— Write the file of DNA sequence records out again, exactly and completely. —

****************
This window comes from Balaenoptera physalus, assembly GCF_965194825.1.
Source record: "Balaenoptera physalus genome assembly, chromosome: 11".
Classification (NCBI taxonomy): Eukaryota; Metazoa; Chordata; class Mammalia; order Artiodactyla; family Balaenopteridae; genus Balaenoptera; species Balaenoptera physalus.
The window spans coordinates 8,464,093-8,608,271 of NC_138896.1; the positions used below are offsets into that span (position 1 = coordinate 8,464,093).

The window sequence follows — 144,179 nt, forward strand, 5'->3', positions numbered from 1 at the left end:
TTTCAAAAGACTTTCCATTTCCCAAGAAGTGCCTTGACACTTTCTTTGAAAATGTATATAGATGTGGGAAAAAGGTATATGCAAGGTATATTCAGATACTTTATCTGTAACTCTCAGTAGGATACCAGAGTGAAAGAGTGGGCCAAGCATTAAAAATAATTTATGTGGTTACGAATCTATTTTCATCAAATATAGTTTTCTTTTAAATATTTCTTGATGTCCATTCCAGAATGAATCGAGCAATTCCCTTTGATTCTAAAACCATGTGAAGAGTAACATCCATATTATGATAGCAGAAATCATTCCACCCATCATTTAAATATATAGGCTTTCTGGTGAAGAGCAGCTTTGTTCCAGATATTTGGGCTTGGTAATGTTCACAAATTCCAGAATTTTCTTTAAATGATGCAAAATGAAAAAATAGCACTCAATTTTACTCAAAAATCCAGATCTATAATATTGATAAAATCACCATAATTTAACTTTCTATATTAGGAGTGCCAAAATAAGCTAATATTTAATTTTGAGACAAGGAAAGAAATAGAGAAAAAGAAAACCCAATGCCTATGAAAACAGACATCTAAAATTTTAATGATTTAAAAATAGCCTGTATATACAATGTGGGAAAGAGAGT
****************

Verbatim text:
This window comes from Balaenoptera physalus, assembly GCF_965194825.1.
Source record: "Balaenoptera physalus genome assembly, chromosome: 11".
Classification (NCBI taxonomy): Eukaryota; Metazoa; Chordata; class Mammalia; order Artiodactyla; family Balaenopteridae; genus Balaenoptera; species Balaenoptera physalus.
The window spans coordinates 8,464,093-8,608,271 of NC_138896.1; the positions used below are offsets into that span (position 1 = coordinate 8,464,093).

The window sequence follows — 144,179 nt, forward strand, 5'->3', positions numbered from 1 at the left end:
TTTCAAAAGACTTTCCATTTCCCAAGAAGTGCCTTGACACTTTCTTTGAAAATGTATATAGATGTGGGAAAAAGGTATATGCAAGGTATATTCAGATACTTTATCTGTAACTCTCAGTAGGATACCAGAGTGAAAGAGTGGGCCAAGCATTAAAAATAATTTATGTGGTTACGAATCTATTTTCATCAAATATAGTTTTCTTTTAAATATTTCTTGATGTCCATTCCAGAATGAATCGAGCAATTCCCTTTGATTCTAAAACCATGTGAAGAGTAACATCCATATTATGATAGCAGAAATCATTCCACCCATCATTTAAATATATAGGCTTTCTGGTGAAGAGCAGCTTTGTTCCAGATATTTGGGCTTGGTAATGTTCACAAATTCCAGAATTTTCTTTAAATGATGCAAAATGAAAAAATAGCACTCAATTTTACTCAAAAATCCAGATCTATAATATTGATAAAATCACCATAATTTAACTTTCTATATTAGGAGTGCCAAAATAAGCTAATATTTAATTTTGAGACAAGGAAAGAAATAGAGAAAAAGAAAACCCAATGCCTATGAAAACAGACATCTAAAATTTTAATGATTTAAAAATAGCCTGTATATACAATGTGGGAAAGAGAGT